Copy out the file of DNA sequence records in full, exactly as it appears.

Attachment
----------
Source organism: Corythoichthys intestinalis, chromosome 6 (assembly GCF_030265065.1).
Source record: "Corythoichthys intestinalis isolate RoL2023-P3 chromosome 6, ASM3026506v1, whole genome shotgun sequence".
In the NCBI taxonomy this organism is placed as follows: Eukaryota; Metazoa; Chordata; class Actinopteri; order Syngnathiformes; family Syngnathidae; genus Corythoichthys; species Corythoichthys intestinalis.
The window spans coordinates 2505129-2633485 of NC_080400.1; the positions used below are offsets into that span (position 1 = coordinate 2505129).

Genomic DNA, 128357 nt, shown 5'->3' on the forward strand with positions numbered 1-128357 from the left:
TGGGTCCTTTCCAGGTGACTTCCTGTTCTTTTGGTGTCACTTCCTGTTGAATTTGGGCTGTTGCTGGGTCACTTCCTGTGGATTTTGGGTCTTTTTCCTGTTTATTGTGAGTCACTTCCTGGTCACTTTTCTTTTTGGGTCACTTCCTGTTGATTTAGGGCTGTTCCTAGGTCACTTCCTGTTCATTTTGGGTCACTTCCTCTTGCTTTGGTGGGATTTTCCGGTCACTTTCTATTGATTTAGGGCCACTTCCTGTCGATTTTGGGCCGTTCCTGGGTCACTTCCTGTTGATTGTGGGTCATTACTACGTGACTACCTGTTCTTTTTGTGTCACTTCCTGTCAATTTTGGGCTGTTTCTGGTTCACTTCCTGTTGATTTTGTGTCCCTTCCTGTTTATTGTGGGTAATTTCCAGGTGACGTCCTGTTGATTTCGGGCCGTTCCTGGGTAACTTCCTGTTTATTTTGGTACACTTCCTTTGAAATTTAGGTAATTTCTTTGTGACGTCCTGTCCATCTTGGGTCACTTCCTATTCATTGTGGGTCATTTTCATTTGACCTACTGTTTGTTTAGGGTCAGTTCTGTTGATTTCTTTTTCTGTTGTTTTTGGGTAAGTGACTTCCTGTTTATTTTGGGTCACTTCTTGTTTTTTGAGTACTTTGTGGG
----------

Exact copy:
Source organism: Corythoichthys intestinalis, chromosome 6 (assembly GCF_030265065.1).
Source record: "Corythoichthys intestinalis isolate RoL2023-P3 chromosome 6, ASM3026506v1, whole genome shotgun sequence".
In the NCBI taxonomy this organism is placed as follows: Eukaryota; Metazoa; Chordata; class Actinopteri; order Syngnathiformes; family Syngnathidae; genus Corythoichthys; species Corythoichthys intestinalis.
The window spans coordinates 2505129-2633485 of NC_080400.1; the positions used below are offsets into that span (position 1 = coordinate 2505129).

Genomic DNA, 128357 nt, shown 5'->3' on the forward strand with positions numbered 1-128357 from the left:
TGGGTCCTTTCCAGGTGACTTCCTGTTCTTTTGGTGTCACTTCCTGTTGAATTTGGGCTGTTGCTGGGTCACTTCCTGTGGATTTTGGGTCTTTTTCCTGTTTATTGTGAGTCACTTCCTGGTCACTTTTCTTTTTGGGTCACTTCCTGTTGATTTAGGGCTGTTCCTAGGTCACTTCCTGTTCATTTTGGGTCACTTCCTCTTGCTTTGGTGGGATTTTCCGGTCACTTTCTATTGATTTAGGGCCACTTCCTGTCGATTTTGGGCCGTTCCTGGGTCACTTCCTGTTGATTGTGGGTCATTACTACGTGACTACCTGTTCTTTTTGTGTCACTTCCTGTCAATTTTGGGCTGTTTCTGGTTCACTTCCTGTTGATTTTGTGTCCCTTCCTGTTTATTGTGGGTAATTTCCAGGTGACGTCCTGTTGATTTCGGGCCGTTCCTGGGTAACTTCCTGTTTATTTTGGTACACTTCCTTTGAAATTTAGGTAATTTCTTTGTGACGTCCTGTCCATCTTGGGTCACTTCCTATTCATTGTGGGTCATTTTCATTTGACCTACTGTTTGTTTAGGGTCAGTTCTGTTGATTTCTTTTTCTGTTGTTTTTGGGTAAGTGACTTCCTGTTTATTTTGGGTCACTTCTTGTTTTTTGAGTACTTTGTGGG